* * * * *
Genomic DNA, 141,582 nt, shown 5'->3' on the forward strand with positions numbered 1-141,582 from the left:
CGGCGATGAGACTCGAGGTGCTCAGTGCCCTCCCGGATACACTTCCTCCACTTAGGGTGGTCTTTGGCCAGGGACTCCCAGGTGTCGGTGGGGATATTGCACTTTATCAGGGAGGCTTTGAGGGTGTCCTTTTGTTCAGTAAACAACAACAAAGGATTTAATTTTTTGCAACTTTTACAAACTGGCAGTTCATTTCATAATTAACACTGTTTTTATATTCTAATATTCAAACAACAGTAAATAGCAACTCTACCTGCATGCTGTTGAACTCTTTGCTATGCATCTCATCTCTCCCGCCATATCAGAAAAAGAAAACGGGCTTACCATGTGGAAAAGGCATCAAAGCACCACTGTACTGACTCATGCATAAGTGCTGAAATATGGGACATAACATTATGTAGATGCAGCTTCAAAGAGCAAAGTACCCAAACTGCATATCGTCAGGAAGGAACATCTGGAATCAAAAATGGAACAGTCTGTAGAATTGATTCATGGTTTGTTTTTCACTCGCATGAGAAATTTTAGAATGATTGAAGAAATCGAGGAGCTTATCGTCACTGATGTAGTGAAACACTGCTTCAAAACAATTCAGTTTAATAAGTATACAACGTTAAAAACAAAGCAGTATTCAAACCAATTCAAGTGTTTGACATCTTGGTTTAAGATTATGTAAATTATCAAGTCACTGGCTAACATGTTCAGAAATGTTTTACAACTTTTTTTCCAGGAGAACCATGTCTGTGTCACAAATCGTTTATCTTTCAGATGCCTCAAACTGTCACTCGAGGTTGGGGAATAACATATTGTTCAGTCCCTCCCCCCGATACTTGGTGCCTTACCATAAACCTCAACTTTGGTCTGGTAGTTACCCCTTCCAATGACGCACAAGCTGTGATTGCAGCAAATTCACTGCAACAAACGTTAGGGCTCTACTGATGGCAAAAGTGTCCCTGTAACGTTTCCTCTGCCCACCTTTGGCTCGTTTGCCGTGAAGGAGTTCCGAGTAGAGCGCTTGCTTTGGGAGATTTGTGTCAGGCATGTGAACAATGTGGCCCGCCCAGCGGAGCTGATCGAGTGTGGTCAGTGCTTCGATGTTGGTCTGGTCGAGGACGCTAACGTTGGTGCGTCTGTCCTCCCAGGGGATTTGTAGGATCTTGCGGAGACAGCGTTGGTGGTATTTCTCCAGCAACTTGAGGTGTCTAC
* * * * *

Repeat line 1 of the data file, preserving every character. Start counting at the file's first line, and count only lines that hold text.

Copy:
Genomic DNA, 141,582 nt, shown 5'->3' on the forward strand with positions numbered 1-141,582 from the left: